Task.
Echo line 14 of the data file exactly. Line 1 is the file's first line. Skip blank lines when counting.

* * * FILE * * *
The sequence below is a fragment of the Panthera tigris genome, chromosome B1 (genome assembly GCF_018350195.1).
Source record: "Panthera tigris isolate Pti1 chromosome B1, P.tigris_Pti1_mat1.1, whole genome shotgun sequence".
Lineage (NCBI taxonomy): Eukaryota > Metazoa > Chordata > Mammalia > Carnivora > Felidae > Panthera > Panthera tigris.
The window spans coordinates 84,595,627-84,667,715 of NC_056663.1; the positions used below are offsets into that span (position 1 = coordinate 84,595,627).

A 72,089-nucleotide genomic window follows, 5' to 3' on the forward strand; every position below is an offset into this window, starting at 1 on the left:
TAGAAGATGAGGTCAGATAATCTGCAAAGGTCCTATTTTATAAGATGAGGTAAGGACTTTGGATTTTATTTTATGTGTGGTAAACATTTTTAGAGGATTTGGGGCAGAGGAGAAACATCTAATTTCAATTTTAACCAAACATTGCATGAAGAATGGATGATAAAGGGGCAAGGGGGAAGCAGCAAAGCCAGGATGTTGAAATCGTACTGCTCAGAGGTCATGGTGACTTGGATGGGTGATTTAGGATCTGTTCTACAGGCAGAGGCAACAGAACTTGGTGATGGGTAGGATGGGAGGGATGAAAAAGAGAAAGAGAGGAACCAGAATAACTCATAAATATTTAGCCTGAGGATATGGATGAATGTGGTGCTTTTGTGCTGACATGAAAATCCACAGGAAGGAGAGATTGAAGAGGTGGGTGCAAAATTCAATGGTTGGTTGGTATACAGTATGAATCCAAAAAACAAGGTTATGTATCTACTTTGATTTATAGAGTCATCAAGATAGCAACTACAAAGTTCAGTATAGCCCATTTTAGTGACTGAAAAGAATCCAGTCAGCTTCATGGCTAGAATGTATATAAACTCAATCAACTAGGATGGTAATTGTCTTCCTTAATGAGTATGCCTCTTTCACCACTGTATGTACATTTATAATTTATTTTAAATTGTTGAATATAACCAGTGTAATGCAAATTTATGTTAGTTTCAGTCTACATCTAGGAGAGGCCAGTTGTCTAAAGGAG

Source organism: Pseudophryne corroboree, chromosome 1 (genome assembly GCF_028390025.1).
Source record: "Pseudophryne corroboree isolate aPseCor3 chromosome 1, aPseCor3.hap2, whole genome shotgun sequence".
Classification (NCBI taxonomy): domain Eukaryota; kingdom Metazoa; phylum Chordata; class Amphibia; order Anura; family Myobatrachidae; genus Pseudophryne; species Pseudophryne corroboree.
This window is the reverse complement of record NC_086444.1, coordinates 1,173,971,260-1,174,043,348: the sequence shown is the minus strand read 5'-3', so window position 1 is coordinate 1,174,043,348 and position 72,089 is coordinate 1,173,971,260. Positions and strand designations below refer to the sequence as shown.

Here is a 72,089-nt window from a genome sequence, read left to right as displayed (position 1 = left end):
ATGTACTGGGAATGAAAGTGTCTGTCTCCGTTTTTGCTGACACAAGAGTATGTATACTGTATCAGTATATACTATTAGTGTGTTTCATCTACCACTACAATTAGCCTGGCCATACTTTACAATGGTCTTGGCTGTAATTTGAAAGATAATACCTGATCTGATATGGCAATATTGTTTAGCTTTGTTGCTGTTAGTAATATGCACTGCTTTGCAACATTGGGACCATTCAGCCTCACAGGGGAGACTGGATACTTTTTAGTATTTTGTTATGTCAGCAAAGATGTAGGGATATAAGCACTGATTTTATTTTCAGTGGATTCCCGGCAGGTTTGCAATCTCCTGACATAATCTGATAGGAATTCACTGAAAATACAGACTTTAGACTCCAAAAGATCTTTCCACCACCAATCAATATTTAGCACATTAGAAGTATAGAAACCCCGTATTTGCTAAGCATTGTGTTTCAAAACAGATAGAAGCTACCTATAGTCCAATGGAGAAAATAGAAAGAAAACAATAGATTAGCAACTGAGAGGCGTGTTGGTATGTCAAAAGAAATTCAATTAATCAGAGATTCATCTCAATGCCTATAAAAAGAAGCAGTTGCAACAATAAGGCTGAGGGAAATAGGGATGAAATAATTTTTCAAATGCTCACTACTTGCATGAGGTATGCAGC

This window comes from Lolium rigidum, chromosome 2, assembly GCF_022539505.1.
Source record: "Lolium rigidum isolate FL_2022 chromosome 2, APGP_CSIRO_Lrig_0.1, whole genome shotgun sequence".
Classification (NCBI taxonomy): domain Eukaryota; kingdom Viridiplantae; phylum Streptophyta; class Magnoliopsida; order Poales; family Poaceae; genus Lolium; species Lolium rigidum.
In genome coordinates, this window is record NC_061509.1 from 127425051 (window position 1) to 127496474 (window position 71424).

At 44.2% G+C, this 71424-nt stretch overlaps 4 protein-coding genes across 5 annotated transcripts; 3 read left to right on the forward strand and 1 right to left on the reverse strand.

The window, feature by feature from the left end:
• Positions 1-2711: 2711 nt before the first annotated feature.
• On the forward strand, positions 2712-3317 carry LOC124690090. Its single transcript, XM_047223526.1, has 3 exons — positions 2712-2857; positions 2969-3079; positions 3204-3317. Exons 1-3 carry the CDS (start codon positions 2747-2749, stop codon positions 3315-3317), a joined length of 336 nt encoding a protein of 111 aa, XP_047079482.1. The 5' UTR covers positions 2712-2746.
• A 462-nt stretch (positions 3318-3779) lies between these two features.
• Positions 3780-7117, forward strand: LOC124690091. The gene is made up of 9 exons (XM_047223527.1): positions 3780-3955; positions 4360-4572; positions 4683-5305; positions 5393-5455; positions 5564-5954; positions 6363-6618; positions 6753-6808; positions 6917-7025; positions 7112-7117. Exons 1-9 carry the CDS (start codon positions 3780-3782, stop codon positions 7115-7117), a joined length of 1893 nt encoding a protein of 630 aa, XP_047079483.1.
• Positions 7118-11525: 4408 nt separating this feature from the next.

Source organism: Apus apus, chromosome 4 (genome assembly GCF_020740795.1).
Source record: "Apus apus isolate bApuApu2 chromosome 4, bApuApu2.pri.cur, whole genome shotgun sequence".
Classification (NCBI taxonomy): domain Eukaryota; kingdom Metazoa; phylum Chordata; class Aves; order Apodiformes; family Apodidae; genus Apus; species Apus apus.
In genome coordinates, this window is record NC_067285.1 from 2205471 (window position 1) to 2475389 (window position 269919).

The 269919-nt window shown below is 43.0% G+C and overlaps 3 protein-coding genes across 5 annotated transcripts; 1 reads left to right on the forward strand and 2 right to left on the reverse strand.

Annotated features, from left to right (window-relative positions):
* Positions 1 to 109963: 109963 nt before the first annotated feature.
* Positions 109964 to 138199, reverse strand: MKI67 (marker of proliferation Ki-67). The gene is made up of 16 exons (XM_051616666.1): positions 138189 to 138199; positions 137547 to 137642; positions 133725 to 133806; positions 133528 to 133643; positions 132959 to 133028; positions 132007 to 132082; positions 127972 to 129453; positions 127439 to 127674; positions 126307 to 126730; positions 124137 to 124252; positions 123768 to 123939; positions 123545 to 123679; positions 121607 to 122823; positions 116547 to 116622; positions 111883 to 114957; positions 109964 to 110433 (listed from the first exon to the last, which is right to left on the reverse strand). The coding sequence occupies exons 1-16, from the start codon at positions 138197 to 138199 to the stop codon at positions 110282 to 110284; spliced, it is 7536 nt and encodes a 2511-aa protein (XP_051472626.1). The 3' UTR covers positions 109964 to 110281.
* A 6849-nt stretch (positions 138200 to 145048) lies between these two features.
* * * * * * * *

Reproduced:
Source record: "Lolium rigidum isolate FL_2022 chromosome 2, APGP_CSIRO_Lrig_0.1, whole genome shotgun sequence".